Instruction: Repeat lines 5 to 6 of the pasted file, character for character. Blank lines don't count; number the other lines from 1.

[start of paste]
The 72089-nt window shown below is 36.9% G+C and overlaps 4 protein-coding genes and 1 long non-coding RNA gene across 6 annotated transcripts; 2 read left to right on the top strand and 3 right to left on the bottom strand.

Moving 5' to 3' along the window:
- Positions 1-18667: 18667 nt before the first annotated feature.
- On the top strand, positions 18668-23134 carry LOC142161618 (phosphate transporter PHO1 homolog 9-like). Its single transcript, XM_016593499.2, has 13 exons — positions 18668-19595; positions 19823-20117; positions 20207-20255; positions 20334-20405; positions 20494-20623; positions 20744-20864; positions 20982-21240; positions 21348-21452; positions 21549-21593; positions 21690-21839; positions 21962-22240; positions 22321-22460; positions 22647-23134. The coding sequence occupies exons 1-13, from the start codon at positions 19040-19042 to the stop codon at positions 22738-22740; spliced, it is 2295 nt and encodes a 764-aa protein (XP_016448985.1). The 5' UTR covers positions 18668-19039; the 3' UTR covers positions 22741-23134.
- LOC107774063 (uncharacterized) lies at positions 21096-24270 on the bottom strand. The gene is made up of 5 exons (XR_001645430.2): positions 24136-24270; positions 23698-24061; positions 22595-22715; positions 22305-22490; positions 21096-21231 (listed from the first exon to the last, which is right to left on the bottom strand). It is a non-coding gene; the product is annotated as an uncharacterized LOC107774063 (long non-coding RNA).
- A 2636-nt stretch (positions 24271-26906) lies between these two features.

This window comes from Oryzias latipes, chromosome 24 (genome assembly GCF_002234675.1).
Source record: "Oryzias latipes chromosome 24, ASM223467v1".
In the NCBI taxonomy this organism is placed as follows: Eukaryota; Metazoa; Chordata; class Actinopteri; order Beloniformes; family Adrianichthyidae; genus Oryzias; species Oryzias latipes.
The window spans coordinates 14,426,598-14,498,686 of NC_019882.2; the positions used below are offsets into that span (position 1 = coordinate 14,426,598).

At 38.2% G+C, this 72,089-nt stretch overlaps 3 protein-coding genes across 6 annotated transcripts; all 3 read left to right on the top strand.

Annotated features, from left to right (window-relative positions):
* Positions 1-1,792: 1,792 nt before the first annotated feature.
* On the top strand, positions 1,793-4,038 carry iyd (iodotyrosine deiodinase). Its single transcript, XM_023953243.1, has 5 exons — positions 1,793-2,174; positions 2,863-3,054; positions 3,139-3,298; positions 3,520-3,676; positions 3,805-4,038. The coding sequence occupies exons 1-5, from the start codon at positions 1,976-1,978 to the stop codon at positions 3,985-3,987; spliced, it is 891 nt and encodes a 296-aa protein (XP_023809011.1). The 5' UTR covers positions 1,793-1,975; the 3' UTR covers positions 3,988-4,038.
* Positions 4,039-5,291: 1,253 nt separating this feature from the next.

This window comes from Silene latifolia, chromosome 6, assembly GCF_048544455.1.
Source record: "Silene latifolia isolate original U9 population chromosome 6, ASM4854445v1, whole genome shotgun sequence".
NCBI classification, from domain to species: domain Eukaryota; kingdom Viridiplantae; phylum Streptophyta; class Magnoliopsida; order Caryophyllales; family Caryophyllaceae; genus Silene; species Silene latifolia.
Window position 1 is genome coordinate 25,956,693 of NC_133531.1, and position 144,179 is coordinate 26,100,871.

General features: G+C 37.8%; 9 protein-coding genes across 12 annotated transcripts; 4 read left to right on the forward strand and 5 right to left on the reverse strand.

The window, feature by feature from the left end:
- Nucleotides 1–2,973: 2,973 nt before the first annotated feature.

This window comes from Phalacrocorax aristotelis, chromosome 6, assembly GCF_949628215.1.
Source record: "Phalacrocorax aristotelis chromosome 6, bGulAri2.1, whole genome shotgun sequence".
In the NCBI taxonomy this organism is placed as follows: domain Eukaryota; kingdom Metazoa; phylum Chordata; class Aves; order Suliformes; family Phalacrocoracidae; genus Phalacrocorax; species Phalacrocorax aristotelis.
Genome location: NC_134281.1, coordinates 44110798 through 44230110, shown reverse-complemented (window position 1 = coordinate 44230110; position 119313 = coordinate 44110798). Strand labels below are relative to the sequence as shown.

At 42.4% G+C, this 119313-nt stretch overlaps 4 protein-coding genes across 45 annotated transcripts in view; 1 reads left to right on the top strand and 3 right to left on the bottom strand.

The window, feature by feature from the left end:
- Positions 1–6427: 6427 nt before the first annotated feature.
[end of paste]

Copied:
- LOC107774063 (uncharacterized) lies at positions 21096-24270 on the bottom strand. The gene is made up of 5 exons (XR_001645430.2): positions 24136-24270; positions 23698-24061; positions 22595-22715; positions 22305-22490; positions 21096-21231 (listed from the first exon to the last, which is right to left on the bottom strand). It is a non-coding gene; the product is annotated as an uncharacterized LOC107774063 (long non-coding RNA).
- A 2636-nt stretch (positions 24271-26906) lies between these two features.